High Point University

Q&A with Netflix Co-founder Marc Randolph

By Alexis Ancel // Editor-in-Chief

On April 23, Netflix Co-founder Marc Randolph, High Point University’s Entrepreneur in Residence, visited campus to speak with students and share his experiences as an innovator. Following a Q&A with HPU President Nido Qubein, Randolph sat down with Campus Chronicle Editor in Chief Alexis Ancel to discuss inspiration, entrepreneurship and the future of the upcoming generation. Here is what they discussed:


Q: What mistake have learned the most from over the course of your career?

A: I’ve made so many mistakes in my career that it’s impossible to pick one that was the profoundly impactful one. I think to answer the question more indirectly, value was in making so many mistakes. So it wasn’t that there was one big one. It was that I allowed myself to become comfortable doing things which would lead to mistakes. But that’s what risk taking is all about.

Q: Who has been an inspiration for you or made an impact on you?

A: I’ve been incredibly lucky because I’ve had the chance to work with two brilliant entrepreneurs, which really is what taught me so many things about how they approach problems and think about the world. One was a person I had the chance to work for when I was in my second job, so I was still in my early to mid 20s, and then another was a person who had a software company. They were the ones who I really modeled after. Then a person who inspired me—I’m reading a book about Shackleton, the polar explorer. He modeled leadership for me.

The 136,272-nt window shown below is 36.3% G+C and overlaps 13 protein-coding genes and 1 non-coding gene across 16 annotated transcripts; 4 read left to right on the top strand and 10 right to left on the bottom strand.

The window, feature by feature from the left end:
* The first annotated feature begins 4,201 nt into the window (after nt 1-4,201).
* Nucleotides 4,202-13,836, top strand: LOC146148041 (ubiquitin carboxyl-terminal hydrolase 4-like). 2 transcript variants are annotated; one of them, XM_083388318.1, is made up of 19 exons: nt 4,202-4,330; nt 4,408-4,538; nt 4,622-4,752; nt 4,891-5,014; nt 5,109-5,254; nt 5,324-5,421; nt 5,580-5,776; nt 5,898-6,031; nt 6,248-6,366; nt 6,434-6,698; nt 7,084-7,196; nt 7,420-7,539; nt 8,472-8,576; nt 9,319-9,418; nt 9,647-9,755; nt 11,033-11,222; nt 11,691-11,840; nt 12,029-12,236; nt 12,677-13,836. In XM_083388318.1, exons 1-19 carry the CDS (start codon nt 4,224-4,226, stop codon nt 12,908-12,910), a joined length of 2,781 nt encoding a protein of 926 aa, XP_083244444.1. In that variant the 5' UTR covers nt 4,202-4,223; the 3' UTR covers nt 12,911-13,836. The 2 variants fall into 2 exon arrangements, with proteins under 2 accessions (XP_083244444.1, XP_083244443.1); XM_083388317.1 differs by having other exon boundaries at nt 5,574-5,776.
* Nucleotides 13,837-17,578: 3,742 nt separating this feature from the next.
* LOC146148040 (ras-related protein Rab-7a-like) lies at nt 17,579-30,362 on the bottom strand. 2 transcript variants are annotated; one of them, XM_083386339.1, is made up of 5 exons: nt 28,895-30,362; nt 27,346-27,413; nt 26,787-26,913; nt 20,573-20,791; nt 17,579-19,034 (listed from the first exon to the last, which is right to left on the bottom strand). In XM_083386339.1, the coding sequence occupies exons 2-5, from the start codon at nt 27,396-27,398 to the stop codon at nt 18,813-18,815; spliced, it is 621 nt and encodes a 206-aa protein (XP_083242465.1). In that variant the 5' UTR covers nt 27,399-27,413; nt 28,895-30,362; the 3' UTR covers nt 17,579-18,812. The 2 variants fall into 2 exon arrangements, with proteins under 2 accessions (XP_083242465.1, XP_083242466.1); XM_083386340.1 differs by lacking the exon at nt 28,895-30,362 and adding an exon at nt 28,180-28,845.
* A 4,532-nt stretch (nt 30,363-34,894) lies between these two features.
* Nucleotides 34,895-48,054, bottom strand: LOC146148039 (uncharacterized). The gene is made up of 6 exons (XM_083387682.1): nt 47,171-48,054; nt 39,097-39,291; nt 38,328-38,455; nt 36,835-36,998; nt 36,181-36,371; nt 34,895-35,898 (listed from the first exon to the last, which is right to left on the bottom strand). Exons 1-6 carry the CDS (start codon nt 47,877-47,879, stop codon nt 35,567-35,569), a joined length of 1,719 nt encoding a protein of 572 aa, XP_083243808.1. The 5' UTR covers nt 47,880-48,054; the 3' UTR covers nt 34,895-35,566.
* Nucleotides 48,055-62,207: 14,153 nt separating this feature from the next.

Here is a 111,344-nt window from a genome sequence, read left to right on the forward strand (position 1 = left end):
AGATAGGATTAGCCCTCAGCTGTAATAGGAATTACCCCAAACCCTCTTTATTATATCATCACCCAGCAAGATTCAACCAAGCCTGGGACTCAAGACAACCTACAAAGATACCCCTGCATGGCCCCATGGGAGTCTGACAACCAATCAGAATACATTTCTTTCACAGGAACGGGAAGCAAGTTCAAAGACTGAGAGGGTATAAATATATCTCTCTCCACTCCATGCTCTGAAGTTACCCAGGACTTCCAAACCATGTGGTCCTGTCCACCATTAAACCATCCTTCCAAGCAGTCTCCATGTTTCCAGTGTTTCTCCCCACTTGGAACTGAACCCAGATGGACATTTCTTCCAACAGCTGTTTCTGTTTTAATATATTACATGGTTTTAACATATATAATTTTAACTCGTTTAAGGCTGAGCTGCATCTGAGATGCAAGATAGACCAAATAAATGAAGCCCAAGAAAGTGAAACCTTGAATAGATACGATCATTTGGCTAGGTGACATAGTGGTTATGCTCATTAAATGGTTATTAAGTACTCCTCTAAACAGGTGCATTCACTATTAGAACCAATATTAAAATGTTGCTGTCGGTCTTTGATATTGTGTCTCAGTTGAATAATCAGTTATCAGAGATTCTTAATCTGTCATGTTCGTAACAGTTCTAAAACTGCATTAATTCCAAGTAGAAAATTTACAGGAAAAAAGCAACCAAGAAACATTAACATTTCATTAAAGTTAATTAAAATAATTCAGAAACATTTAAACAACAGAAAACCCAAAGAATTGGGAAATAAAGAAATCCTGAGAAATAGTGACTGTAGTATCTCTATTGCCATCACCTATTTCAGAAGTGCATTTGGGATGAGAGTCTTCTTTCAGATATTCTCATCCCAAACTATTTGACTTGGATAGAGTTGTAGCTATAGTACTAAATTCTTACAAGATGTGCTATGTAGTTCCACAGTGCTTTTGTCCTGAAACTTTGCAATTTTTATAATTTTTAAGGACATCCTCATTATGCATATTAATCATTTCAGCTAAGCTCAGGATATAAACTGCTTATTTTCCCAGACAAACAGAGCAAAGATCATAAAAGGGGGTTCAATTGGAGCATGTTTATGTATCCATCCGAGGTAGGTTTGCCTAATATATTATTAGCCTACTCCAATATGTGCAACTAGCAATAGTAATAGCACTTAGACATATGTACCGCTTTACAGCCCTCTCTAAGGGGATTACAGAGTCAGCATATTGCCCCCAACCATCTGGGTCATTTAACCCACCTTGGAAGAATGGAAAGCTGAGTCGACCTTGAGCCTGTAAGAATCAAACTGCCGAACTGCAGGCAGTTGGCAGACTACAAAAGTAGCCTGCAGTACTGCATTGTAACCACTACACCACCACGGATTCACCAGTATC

Q: HPU students are very fortunate to have a lot of resources that make success easier—networking opportunities, connections, and so on. What advice would you give to young people who don’t necessarily have those resources or don’t feel like they have those opportunities?

A: I think the world is so connected now for your generation, that you do, through social media and otherwise, have friends which are all over the world that are not in the same town and not on the same campus. You have access to other adults and professional people, and you should draw on that as heavily as you possibly can. That doesn’t need to be geographically proximate. Just being able to reach out and have mentors and advisors who could live a half a world away for the specialty. That’s what I would encourage people to do who don’t necessarily have it all nicely and neatly in one place like you do at HPU.

Q: Are you working on any new projects now that you can tell us about?

A: I’m now in about the sixth year of probably the most recent startup that I did, which is a data analytics company. I’m in the fortunate position that I have now almost completely worked myself out of a job, which is a good thing. At the beginning when it’s a brand new start up, you’re doing almost everything. And then little by little, you begin hiring people in who are really good at their individual areas, and you can hand it off to them. Now I’ve pretty much gotten to the point where I’m only on the board, and even then like a contribution is minimal. So it’s been a great ride.

Q: If you could change one thing about the world today, what would it be?

A: I would wish that income distribution was more equal, not just within the United States, which I think is leading to bad outcomes, but between the different countries in the world as well. There is a line between the haves and have nots, which I think is troubling. People are digging into their own respective areas and try to fight to preserve the haves, and it troubles me.

Q: There’s one more question I have to ask. If you could be in one show on Netflix, what would it be?

A: [Laughs] House of Cards.